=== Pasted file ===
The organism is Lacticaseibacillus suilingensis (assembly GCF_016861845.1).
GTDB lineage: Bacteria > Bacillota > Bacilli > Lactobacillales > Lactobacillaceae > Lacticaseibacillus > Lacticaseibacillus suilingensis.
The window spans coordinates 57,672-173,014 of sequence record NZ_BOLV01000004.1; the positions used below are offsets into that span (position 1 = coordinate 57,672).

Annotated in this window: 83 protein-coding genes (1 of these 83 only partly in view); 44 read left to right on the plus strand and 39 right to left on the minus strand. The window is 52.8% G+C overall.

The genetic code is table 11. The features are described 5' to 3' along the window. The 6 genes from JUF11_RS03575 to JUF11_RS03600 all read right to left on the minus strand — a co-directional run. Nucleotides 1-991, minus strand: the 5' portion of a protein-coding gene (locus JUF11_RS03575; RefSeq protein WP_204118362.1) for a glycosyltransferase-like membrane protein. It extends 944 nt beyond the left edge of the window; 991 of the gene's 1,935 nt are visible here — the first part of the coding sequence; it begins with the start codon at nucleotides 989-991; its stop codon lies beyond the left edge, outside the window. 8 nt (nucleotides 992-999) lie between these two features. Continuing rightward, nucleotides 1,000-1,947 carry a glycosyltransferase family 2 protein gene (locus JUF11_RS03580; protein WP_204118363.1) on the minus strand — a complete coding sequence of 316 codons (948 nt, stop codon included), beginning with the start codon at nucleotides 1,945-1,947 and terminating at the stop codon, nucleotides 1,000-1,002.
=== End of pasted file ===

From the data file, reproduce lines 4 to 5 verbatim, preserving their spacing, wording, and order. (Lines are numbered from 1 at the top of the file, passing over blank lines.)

Annotated in this window: 83 protein-coding genes (1 of these 83 only partly in view); 44 read left to right on the plus strand and 39 right to left on the minus strand. The window is 52.8% G+C overall.

The genetic code is table 11. The features are described 5' to 3' along the window. The 6 genes from JUF11_RS03575 to JUF11_RS03600 all read right to left on the minus strand — a co-directional run. Nucleotides 1-991, minus strand: the 5' portion of a protein-coding gene (locus JUF11_RS03575; RefSeq protein WP_204118362.1) for a glycosyltransferase-like membrane protein. It extends 944 nt beyond the left edge of the window; 991 of the gene's 1,935 nt are visible here — the first part of the coding sequence; it begins with the start codon at nucleotides 989-991; its stop codon lies beyond the left edge, outside the window. 8 nt (nucleotides 992-999) lie between these two features. Continuing rightward, nucleotides 1,000-1,947 carry a glycosyltransferase family 2 protein gene (locus JUF11_RS03580; protein WP_204118363.1) on the minus strand — a complete coding sequence of 316 codons (948 nt, stop codon included), beginning with the start codon at nucleotides 1,945-1,947 and terminating at the stop codon, nucleotides 1,000-1,002.